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Prime Minister Abbott under pressure to hold submarine tender

November 7, 2014 • News

Prime Minister Tony Abbott is under growing pressure form industry, regional officials, labour unions and members of his own party to have an open tender to build Australia’s next-generation fleet of submarines.

Image credit: flickr user: Andrew Skegg

Image credit: flickr user: Andrew Skegg

It comes after it was revealed that the Government was looking to purchase 12 stealth submarines from Japan, which estimates showed would consume a large portion of Australia’s A$40 billion submarine programme.

According to Reuters, such outcome is heavily favoured by the US Government, which is hoping to tie Japan and Australia more closely together as part of its military build-up in Asia directed against China.

However, strong interest from manufacturers from Germany, Sweden and France – who are willing to build the submarines in Australia and boost the country’s anaemic manufacturing sector – is making an overseas purchase a difficult choice for the under-fire Prime Minister.

Germany’s ThyssenKrupp Marine Systems, Sweden’s Saab and France’s state-controlled naval contractor DCNS have all expressed their interests in Building Australia’s submarine fleet.

South Australia Defence Minister Martin Hamilton-Smith said sourcing the submarines from Japan could threaten Abbott’s hold on power at the next election.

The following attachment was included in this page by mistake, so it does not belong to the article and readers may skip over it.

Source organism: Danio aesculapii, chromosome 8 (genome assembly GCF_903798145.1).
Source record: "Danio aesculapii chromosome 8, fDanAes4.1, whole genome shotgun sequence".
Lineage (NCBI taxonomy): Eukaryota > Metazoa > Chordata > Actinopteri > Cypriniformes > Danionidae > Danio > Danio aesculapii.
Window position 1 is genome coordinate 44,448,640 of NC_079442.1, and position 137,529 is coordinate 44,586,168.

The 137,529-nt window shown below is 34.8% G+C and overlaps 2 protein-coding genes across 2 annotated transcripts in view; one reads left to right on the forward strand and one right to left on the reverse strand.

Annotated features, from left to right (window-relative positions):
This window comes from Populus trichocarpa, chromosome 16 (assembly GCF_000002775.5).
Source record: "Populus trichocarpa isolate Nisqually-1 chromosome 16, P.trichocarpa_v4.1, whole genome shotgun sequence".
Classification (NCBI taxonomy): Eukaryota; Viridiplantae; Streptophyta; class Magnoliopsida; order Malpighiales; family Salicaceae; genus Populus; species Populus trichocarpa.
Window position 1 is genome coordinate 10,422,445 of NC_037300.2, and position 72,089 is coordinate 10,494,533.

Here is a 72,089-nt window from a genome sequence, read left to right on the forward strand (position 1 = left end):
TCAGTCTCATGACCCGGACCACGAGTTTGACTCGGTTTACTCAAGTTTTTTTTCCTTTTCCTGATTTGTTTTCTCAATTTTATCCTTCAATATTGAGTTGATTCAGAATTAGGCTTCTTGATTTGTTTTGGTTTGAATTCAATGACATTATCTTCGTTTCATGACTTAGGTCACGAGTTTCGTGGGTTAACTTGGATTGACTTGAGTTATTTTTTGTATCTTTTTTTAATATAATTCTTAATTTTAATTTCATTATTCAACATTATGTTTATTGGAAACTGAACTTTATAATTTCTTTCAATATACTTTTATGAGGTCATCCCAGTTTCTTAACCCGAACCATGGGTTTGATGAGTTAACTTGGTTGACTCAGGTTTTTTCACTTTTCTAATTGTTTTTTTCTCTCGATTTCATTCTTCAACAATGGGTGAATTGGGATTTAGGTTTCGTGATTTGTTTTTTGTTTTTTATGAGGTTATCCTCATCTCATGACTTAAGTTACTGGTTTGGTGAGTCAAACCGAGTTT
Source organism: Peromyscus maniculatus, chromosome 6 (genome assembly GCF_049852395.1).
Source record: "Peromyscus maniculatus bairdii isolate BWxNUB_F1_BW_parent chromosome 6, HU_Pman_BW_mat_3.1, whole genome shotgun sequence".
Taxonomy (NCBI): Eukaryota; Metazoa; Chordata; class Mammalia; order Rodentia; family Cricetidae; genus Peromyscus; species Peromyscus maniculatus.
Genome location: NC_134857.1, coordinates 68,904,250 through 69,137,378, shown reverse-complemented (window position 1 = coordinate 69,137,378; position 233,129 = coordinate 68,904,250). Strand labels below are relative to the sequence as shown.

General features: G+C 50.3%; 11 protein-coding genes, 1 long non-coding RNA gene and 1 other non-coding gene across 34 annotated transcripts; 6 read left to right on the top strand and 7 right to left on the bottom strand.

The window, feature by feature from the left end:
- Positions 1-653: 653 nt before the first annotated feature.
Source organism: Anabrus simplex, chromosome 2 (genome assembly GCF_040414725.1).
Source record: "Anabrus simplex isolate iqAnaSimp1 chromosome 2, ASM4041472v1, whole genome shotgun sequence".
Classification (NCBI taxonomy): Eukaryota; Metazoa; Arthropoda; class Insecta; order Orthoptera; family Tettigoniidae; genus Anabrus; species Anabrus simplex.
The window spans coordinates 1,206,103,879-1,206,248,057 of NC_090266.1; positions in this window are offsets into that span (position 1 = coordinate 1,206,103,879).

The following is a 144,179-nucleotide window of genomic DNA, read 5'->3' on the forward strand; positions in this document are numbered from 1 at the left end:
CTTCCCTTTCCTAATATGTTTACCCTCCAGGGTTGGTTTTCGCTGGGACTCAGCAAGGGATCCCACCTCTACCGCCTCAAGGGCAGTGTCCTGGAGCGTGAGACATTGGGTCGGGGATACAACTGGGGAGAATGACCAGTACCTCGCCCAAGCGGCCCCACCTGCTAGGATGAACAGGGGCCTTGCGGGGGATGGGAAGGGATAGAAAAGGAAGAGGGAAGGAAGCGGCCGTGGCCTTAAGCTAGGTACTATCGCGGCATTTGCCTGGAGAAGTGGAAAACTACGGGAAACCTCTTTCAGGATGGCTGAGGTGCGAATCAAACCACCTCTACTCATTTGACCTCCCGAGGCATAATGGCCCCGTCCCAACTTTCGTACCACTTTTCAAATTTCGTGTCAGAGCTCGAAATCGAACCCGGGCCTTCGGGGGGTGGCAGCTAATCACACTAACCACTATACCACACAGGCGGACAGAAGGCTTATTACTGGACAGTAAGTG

“It would be a very brave government that went to a federal election in around 18 months time arguing that it was a good thing to export this amount of work overseas while the other side of politics was arguing that it was a good idea to spend that money in Australia,” Mr Hamilton-Smith told Reuters.

Premier Abbott is also facing pressure in his own yard, as three South Australian senators from his party – Sean Edwards, Anne Ruston and David Fawcett – last month called on the Government to have an open tender for building the country’s submarine fleet.

Defence Minister David Johnston said last month there was no time for an open tender, and that Australia faced a “capability gap” if it did not get new submarines in the water quickly.

Mr Abbott had pledged in his pre-election campaign that the submarines would be built in South Australia, where unemployment exceeds the national average, but his government began back-pedalling in July, signalling cost and schedule were paramount.

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